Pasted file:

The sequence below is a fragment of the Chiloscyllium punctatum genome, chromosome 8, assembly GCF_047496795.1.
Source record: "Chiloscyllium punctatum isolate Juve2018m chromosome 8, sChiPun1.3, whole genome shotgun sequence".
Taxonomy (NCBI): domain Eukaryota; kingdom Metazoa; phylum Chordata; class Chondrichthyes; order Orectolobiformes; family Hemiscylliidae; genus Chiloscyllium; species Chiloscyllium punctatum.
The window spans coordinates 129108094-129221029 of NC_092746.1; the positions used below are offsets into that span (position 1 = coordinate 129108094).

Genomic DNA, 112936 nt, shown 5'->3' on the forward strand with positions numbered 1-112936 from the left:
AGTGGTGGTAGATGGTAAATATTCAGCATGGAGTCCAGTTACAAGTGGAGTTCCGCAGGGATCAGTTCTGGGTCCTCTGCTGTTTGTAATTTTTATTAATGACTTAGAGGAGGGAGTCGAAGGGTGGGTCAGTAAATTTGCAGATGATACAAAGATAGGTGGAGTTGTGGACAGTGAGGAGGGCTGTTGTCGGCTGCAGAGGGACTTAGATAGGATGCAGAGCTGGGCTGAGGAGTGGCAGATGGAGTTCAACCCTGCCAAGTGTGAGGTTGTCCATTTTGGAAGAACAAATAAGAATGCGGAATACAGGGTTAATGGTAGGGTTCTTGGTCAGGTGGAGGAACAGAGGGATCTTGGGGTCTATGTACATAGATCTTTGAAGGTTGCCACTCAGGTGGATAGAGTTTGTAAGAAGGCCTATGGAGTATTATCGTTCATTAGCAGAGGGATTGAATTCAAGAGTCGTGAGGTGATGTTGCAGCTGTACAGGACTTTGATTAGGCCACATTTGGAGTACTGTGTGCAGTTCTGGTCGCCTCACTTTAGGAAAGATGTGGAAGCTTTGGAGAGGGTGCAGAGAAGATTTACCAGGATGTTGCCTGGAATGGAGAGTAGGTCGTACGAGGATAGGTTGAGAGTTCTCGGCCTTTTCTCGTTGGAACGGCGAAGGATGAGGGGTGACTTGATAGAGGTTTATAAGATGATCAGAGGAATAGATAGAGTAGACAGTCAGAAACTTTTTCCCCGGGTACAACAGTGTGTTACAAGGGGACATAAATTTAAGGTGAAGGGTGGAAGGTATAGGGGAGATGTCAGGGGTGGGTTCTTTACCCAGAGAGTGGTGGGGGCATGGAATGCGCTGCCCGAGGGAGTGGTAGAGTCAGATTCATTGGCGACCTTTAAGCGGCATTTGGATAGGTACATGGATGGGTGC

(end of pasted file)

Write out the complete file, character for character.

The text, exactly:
The sequence below is a fragment of the Chiloscyllium punctatum genome, chromosome 8, assembly GCF_047496795.1.
Source record: "Chiloscyllium punctatum isolate Juve2018m chromosome 8, sChiPun1.3, whole genome shotgun sequence".
Taxonomy (NCBI): domain Eukaryota; kingdom Metazoa; phylum Chordata; class Chondrichthyes; order Orectolobiformes; family Hemiscylliidae; genus Chiloscyllium; species Chiloscyllium punctatum.
The window spans coordinates 129108094-129221029 of NC_092746.1; the positions used below are offsets into that span (position 1 = coordinate 129108094).

Genomic DNA, 112936 nt, shown 5'->3' on the forward strand with positions numbered 1-112936 from the left:
AGTGGTGGTAGATGGTAAATATTCAGCATGGAGTCCAGTTACAAGTGGAGTTCCGCAGGGATCAGTTCTGGGTCCTCTGCTGTTTGTAATTTTTATTAATGACTTAGAGGAGGGAGTCGAAGGGTGGGTCAGTAAATTTGCAGATGATACAAAGATAGGTGGAGTTGTGGACAGTGAGGAGGGCTGTTGTCGGCTGCAGAGGGACTTAGATAGGATGCAGAGCTGGGCTGAGGAGTGGCAGATGGAGTTCAACCCTGCCAAGTGTGAGGTTGTCCATTTTGGAAGAACAAATAAGAATGCGGAATACAGGGTTAATGGTAGGGTTCTTGGTCAGGTGGAGGAACAGAGGGATCTTGGGGTCTATGTACATAGATCTTTGAAGGTTGCCACTCAGGTGGATAGAGTTTGTAAGAAGGCCTATGGAGTATTATCGTTCATTAGCAGAGGGATTGAATTCAAGAGTCGTGAGGTGATGTTGCAGCTGTACAGGACTTTGATTAGGCCACATTTGGAGTACTGTGTGCAGTTCTGGTCGCCTCACTTTAGGAAAGATGTGGAAGCTTTGGAGAGGGTGCAGAGAAGATTTACCAGGATGTTGCCTGGAATGGAGAGTAGGTCGTACGAGGATAGGTTGAGAGTTCTCGGCCTTTTCTCGTTGGAACGGCGAAGGATGAGGGGTGACTTGATAGAGGTTTATAAGATGATCAGAGGAATAGATAGAGTAGACAGTCAGAAACTTTTTCCCCGGGTACAACAGTGTGTTACAAGGGGACATAAATTTAAGGTGAAGGGTGGAAGGTATAGGGGAGATGTCAGGGGTGGGTTCTTTACCCAGAGAGTGGTGGGGGCATGGAATGCGCTGCCCGAGGGAGTGGTAGAGTCAGATTCATTGGCGACCTTTAAGCGGCATTTGGATAGGTACATGGATGGGTGC